Ask SMT: What are the Secrets of Facebook Success Today?
With all the different social media platforms available today, it's impressive that Facebook has maintained their stance at the top of the pyramid. Yes, Facebook remains the dominant social media platform today, and for many companies, Facebook is the most powerful space for cultivating brand awareness, generating leads and building brand loyalty.
It's one thing to acknowledge the value of Facebook, create a Page and post content, but it's a whole other process to develop a branded Facebook strategy that will produce a positive ROI. Even for well-established brands, the constant algorithm changes and feature updates are difficult to keep up with - there are countless methods and strategies with unique variables that need to be considered when creating a Facebook business plan. Given this, we were curious about what basic strategies and advice the experts had to share about succeeding on Facebook today.
We decided to pass this question on to our SMT influencers; we asked:
"What are the secrets of Facebook success today?
The best advice I can give to brands struggling with their Facebook presence is not to give up on it. Rather, conduct some A/B testing with your posts to see what your audience (and beyond) respond to the best. For example, in the content you post switch up the types of images you use, the copy that accompanies the post, the times of day (and days of the week) you post on, and even @ mentioning relevant Facebook pages to what you're sharing. Making these kinds of tweaks will help you better refine how you reach your audience, but it should also be noted that this is an ongoing process too. Utilize A/B testing on a regular basis to see what your fans respond to better and determine if their engagement habits are changing.
- Deborah Sweeney, CEO, My Corporation
Facebook today has become about two things: Paid media support and fan engagement. I've actually advised my teams to stop wasting time with regular organic updates that don't get any traction. Besides, Facebook's extensive targeting capabilities are what make it stand out from virtually any other marketing channel in existence. It's OK to test out a few posts organically to determine which one should get paid support, but in terms of reaching business goals, paid is the only way to go. Of course, the more money you put behind Facebook marketing, the more people "talk back" in the form of comments on your post. While you might hope that those comments are all about how wonderful your marketing is, of course they aren't. When brands interrupt personal Facebook feeds with marketing, it reminds people that they had a question or complaint for that brand, and the marketing becomes the trigger for them to speak out. Brands must engage back with everyone -- whether it's a complaint, a question, or a compliment. By engaging, you show the world that your company is comprised of real human beings who can exhibit empathy and can help solve problems.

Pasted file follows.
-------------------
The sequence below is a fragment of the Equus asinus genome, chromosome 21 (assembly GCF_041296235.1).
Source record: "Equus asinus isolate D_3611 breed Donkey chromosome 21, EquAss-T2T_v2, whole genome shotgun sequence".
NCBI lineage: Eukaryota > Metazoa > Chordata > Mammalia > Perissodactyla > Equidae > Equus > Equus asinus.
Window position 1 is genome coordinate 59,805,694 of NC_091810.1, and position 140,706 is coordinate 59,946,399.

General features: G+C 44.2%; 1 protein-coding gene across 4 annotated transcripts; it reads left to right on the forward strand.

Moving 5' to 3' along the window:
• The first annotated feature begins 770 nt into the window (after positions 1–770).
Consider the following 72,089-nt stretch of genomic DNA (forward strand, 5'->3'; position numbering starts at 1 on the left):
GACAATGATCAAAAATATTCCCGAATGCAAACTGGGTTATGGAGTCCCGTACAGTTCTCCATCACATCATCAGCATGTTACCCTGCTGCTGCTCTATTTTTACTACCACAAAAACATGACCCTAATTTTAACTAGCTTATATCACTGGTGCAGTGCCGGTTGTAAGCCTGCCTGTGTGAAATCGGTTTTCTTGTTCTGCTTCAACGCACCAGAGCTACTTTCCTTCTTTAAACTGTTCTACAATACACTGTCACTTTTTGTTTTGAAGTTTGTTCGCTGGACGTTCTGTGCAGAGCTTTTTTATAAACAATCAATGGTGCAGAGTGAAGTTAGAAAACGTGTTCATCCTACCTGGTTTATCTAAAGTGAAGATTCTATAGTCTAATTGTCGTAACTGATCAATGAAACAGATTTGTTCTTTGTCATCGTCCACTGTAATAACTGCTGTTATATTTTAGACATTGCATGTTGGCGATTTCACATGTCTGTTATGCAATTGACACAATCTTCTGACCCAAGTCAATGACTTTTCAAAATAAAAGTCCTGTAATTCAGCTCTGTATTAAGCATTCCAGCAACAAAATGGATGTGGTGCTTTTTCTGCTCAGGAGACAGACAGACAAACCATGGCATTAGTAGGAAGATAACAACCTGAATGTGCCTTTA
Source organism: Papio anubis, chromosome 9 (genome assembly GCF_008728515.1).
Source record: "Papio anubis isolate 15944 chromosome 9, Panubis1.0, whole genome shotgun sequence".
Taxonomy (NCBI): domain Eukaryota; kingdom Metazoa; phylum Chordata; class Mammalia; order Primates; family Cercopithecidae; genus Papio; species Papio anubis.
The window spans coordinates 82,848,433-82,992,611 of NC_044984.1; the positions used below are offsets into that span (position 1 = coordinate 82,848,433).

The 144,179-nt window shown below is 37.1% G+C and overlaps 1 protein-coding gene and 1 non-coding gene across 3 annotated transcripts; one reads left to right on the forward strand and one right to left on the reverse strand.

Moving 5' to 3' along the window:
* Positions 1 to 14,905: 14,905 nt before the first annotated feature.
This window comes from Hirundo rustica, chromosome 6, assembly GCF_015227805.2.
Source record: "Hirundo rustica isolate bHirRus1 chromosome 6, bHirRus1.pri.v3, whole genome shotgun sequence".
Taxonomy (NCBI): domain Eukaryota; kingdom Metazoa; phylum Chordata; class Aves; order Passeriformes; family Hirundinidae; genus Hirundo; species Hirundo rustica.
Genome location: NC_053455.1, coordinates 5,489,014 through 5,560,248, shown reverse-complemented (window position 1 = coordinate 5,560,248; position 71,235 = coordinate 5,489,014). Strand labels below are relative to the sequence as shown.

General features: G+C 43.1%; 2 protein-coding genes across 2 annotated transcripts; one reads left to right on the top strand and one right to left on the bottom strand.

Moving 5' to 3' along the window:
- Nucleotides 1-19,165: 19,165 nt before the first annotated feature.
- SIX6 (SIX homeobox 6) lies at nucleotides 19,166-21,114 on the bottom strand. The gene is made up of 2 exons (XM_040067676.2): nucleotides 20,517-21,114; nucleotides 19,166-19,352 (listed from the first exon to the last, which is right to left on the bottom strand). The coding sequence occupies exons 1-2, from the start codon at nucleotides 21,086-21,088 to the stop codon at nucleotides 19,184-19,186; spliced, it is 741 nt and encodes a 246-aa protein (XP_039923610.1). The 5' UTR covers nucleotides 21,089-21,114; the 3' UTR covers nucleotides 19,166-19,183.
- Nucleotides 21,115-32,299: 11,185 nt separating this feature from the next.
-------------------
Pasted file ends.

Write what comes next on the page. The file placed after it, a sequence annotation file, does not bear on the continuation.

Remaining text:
- Dan Gingiss, author of Winning at Social Customer Care: How Top Brands Create Engaging Experiences on Social Media
"The "secret" to Facebook success today isn't really a secret at all - it's paid media. Facebook's cost per acquisition consistently comes in at under four dollars for our campaigns. In some cases, less than a dollar fifty. Using third-party software, like the one's mentioned in The 2017 Social Media Native Advertising Landscape, I've seen cost per clicks as low as $0.005. Television advertising executives spend five dollars on distribution for every one dollar they spend on creation. Content marketers do the opposite. This mindset has got to change. Don't be afraid to spend money on distribution using Facebook."
-Chad Pollitt, VP of Audience, Native Advertising Institute
"While it's become very clear that reaching the size audience you want requires buying ads of Facebook, I have seen a couple of trends that are boosting engagement organically.
The first is video, especially Facebook Live. They've poured a lot of effort into building the platform to inspire users to think of Facebook first when it comes to video and increasing the time people spend on Facebook. So they reward those that use it with better reach - no charge (for now).
The other trend that appears to be on the rise is the use of Facebook groups. While a lot of social media channels offer their users the ability to create groups for like-minded people to rally around a specific topic, Facebook groups seem to engage users more effectively. I'm a member of a few groups that act as Q&A forums, so I find a lot good ideas being shared. -- Also, I created a private Facebook group for followers of mine who wanted to get a behind-the-scenes look at my book launch for The Road to Recognition, and the engagement there has been amazing."